The interactions of ultrashort-light pulses with solids and nanostructures is a continuously growing area due to the recent and ongoing construction of big dedicated facilities (free electron lasers) like XFEL at Hamburg and LCLS at Stanford. Within these facilities ultrashort pulses of a few femtoseconds can be produced, which induce highly non-equilibrium conditions in the excited solid. Such non-equilibrium state is characterized by atoms near their initial conditions and excited electrons at several 10000 K, which dramatically change the bonding properties of the nearly unaffected atomic lattice. This direct manipulation of the bonding properties in a solid by light pulses seems to be ideal to control vacancy or defect motion in a crystalline environment, which could be used for efficient nitrogen-vacancy (NV) color center formation. Therefore, we performed molecular dynamics simulations on femtosecond-laser excited diamond cells with vacancies and/or impurities. Since the impurity density is in general in the range of a few percent the used diamond supercell has to contain several hundreds of atoms. On an ab initio basis such computations are only possible on modern high-performance computer facilities.
In order to resolve the microscopic pathways followed by the atoms in solids after intense femtosecond-laser excitation we intend to employ a molecular dynamics code based on Mer- min’s electronic-temperature-dependent density functional theory that has been recently written in our group. Our Code for Highly-excIted Valence Electron Systems (CHIVES) uses local basis sets for treating the valence electron system. The tightly bounded core electrons are rep- resented by norm-conserving pseudopotentials. Order(N) methods for the construction of the Hamiltonian and overlap matrices are used. In order to use CHIVES efficiently on a HPC the subroutines are implemented OpenMP and/or MPI parallel. As a result we could show for a highly non-symmetric atomic configuration that CHIVES used to be about two hundred times faster than state-of-the-art plane-wave codes. At present we can perform on the Lichtenberg Cluster simulations of supercells with up to 1200 atoms at DFT accuracy.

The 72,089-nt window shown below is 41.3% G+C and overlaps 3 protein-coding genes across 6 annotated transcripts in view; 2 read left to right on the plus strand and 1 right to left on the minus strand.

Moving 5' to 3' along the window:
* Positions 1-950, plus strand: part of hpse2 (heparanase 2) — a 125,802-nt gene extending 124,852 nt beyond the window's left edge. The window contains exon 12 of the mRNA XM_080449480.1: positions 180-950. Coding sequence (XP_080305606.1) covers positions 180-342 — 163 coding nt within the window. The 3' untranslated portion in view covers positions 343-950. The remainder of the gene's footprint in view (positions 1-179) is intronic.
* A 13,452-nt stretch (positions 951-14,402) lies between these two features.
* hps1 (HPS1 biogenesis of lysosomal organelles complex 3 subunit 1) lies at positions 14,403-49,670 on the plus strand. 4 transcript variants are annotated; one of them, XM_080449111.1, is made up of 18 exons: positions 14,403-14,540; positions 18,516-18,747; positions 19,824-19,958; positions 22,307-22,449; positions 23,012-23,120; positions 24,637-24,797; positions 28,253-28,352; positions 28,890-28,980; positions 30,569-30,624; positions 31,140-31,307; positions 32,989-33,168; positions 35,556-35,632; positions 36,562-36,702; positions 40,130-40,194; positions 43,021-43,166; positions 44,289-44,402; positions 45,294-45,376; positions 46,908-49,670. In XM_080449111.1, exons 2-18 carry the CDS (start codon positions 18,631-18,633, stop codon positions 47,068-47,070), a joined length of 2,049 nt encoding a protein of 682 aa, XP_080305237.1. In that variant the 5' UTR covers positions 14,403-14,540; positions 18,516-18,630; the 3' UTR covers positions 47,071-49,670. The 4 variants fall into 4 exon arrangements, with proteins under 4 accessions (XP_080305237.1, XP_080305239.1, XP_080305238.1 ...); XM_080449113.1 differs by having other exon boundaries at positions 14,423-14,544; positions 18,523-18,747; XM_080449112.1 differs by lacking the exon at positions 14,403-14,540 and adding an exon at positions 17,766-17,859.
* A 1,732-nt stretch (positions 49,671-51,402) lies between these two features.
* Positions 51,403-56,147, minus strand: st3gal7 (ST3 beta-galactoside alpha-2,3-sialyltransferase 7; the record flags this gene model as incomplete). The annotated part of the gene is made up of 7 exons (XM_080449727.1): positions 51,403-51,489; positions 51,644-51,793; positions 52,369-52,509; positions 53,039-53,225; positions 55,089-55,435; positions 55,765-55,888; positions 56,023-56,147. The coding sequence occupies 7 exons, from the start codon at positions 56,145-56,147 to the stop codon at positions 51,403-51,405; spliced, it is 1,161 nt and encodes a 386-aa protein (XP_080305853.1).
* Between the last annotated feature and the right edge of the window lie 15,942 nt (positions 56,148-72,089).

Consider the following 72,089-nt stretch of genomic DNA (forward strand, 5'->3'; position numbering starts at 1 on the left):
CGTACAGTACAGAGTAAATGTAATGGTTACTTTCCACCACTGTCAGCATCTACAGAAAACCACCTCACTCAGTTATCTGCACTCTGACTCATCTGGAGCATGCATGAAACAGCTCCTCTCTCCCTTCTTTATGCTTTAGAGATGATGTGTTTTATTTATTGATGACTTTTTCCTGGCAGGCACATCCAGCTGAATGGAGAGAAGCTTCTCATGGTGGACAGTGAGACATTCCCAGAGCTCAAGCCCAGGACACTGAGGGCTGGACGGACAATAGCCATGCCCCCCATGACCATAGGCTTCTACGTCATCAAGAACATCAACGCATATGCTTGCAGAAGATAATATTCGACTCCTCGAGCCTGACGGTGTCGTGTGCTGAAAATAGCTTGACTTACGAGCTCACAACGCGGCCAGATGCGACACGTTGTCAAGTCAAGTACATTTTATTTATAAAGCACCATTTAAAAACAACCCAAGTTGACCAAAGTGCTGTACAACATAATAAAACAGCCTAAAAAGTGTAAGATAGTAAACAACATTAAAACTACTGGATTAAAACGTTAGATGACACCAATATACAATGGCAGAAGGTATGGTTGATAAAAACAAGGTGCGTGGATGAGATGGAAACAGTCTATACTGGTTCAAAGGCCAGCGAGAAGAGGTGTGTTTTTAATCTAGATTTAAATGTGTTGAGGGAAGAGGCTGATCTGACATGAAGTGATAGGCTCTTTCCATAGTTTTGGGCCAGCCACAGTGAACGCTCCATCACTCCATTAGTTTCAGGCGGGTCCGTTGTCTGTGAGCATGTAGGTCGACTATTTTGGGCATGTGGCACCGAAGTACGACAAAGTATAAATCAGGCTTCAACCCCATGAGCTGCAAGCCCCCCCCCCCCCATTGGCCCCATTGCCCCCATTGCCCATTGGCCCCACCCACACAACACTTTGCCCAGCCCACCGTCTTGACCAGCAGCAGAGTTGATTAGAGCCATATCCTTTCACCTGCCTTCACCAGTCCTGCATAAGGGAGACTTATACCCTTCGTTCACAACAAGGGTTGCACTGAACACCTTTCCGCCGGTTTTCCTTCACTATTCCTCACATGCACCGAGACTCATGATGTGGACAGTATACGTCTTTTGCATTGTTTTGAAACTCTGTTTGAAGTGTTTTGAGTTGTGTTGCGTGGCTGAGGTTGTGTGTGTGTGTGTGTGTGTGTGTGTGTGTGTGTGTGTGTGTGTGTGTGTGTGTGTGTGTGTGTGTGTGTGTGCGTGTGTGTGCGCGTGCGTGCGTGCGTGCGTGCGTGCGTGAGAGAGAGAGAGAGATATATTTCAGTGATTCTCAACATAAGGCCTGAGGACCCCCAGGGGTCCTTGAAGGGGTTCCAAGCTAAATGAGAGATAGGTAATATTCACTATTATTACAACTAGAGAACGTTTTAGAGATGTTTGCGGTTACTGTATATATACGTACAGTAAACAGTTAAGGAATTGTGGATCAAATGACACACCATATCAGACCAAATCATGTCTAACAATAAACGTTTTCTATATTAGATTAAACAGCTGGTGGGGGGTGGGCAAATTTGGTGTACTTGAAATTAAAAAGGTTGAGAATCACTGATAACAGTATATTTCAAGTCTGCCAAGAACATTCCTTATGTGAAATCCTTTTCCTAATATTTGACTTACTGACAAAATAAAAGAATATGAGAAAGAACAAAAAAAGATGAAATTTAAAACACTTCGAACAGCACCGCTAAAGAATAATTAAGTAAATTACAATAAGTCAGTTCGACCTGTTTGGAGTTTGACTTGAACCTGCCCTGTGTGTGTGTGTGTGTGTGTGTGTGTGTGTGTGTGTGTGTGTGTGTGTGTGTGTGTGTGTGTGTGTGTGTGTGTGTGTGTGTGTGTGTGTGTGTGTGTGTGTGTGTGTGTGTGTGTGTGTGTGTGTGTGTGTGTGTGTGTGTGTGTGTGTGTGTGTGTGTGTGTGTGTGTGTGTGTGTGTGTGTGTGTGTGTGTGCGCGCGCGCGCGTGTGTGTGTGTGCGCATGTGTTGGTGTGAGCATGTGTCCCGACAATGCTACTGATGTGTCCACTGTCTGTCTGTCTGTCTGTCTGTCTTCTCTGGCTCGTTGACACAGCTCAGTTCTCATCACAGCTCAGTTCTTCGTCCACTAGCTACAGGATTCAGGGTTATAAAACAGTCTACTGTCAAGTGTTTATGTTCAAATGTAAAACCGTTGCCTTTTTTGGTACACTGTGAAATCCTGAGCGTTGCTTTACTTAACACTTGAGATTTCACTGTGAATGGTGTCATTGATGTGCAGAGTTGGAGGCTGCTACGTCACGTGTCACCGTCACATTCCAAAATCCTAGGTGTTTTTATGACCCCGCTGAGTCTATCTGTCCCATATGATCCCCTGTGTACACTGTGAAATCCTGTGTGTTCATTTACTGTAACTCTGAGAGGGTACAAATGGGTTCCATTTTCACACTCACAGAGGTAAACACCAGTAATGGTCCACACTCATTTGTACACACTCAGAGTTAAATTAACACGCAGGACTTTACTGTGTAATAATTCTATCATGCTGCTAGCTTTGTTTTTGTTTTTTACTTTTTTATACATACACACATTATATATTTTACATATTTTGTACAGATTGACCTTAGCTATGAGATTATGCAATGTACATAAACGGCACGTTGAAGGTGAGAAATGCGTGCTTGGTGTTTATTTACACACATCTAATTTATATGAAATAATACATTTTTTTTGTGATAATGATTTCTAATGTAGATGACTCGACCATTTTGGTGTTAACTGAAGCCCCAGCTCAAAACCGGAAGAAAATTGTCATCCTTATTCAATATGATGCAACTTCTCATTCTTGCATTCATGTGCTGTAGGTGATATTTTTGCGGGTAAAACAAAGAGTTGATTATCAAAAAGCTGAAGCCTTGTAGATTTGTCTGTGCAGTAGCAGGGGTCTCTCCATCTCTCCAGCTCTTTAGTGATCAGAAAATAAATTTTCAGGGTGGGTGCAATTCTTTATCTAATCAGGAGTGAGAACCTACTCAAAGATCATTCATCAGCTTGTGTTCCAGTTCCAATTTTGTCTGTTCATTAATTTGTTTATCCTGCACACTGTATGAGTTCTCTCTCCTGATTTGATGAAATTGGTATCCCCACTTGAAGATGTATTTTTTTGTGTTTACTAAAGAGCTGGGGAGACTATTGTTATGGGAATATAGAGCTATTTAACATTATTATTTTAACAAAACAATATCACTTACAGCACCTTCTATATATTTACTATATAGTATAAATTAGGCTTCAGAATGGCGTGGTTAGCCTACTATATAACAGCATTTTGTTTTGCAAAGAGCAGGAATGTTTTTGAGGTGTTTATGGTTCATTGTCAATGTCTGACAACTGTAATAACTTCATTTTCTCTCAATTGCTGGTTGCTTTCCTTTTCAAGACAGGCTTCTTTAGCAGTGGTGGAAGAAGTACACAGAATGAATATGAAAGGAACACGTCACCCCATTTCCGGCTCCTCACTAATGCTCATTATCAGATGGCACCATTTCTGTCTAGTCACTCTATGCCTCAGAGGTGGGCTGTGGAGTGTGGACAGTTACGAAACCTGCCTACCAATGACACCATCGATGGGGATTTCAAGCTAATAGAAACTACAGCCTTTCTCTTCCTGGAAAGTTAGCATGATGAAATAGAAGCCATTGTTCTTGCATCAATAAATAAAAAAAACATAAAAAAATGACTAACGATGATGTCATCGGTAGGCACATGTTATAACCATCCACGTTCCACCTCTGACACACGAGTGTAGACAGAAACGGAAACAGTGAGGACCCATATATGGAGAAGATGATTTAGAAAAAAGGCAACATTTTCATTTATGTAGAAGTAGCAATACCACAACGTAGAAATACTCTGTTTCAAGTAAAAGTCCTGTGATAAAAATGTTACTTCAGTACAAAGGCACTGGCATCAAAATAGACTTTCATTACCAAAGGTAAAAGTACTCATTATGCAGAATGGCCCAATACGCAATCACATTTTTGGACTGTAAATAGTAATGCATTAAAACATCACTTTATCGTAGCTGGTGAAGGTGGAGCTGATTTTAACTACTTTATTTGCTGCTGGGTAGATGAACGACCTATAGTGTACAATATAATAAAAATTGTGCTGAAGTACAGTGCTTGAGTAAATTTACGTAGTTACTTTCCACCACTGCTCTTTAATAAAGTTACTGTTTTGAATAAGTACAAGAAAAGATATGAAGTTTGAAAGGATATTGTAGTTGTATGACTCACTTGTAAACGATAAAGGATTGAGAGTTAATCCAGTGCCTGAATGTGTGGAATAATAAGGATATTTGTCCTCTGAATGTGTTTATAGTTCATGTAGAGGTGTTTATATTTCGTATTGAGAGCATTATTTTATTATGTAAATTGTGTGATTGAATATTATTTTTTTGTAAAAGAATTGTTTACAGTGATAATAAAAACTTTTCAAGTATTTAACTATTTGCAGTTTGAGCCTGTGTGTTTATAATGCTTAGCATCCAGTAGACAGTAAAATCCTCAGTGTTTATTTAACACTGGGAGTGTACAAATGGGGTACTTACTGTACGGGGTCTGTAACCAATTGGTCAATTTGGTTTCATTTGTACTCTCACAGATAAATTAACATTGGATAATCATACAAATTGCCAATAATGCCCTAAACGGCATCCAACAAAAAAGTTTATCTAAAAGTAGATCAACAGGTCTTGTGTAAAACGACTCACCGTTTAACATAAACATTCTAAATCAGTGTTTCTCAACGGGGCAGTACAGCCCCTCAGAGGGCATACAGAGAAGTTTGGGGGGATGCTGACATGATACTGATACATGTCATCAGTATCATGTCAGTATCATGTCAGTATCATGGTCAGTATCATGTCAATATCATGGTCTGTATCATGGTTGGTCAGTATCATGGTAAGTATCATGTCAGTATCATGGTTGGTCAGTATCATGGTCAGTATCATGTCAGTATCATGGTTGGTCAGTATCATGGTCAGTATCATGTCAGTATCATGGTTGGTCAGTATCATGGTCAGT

Performing ab initio molecular dynamics simulations of a diamond crystal that has several vacancies allowed us to understand the changed atomic mobility after a femtosecond-laser excitation. The mobility of the vacancy and the surrounding atoms is increased. As a consequence, after a sufficient excitation, neighbouring atoms to the vacancy start to interchange their po- sition with the vacancy. In this sense the laser-excitation starts a vacancy diffusion process. We used this property to form a NV center on an ultrafast timescale. Therefore, an additional nitrogen atom was implanted in the diamond crystal. We take care that this nitrogen impurity is not located next to a vacancy. After exciting the supercell, we obtained that the vacancy is travelling towards the nitrogen impurity until they form a NV center.
By performing ab initio molecular dynamics simulations of laser-excited diamond in which a crystal vacancy and a nitrogen impurity are not nearest neighbours we obtained an ultrafast NV center formation process. This could be used as an alternative to currently used techniques. Due to the fast formation process and the direct manipulation of the bonding properties by the ultrafast-laser pulse the use of femtosecond-laser pulses seems to be advantageous. However, our recent results are proof of principle and must undergo further studies. Especially, the optimization and the long-time resilience of the formed NV center has to be analyzed. Additionally, the importance of other laser-induced phenomena to this formation process is of interest.